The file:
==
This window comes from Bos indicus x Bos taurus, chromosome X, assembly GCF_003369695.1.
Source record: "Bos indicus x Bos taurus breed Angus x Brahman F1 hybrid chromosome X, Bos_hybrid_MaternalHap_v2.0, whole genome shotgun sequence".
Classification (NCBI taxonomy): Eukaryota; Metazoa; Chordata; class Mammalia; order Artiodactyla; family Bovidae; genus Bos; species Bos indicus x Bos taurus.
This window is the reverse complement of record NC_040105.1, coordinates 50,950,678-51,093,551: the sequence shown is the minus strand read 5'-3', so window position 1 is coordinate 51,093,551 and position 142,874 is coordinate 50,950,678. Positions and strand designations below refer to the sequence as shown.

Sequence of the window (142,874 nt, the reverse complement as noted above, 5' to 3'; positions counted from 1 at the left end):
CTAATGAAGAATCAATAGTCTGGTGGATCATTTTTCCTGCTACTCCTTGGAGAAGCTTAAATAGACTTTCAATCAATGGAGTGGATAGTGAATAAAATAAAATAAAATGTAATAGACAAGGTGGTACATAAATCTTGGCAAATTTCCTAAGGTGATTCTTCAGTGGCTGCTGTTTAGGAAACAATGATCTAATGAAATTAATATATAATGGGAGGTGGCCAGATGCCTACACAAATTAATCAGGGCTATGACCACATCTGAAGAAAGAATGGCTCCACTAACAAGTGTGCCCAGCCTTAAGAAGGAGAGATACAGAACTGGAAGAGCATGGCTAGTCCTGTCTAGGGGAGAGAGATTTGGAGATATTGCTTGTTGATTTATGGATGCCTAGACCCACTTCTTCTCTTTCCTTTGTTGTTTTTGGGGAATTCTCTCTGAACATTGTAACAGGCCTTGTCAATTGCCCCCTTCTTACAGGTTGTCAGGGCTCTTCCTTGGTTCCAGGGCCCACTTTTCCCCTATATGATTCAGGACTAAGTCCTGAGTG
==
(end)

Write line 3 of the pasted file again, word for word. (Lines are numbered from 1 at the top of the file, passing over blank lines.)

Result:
Classification (NCBI taxonomy): Eukaryota; Metazoa; Chordata; class Mammalia; order Artiodactyla; family Bovidae; genus Bos; species Bos indicus x Bos taurus.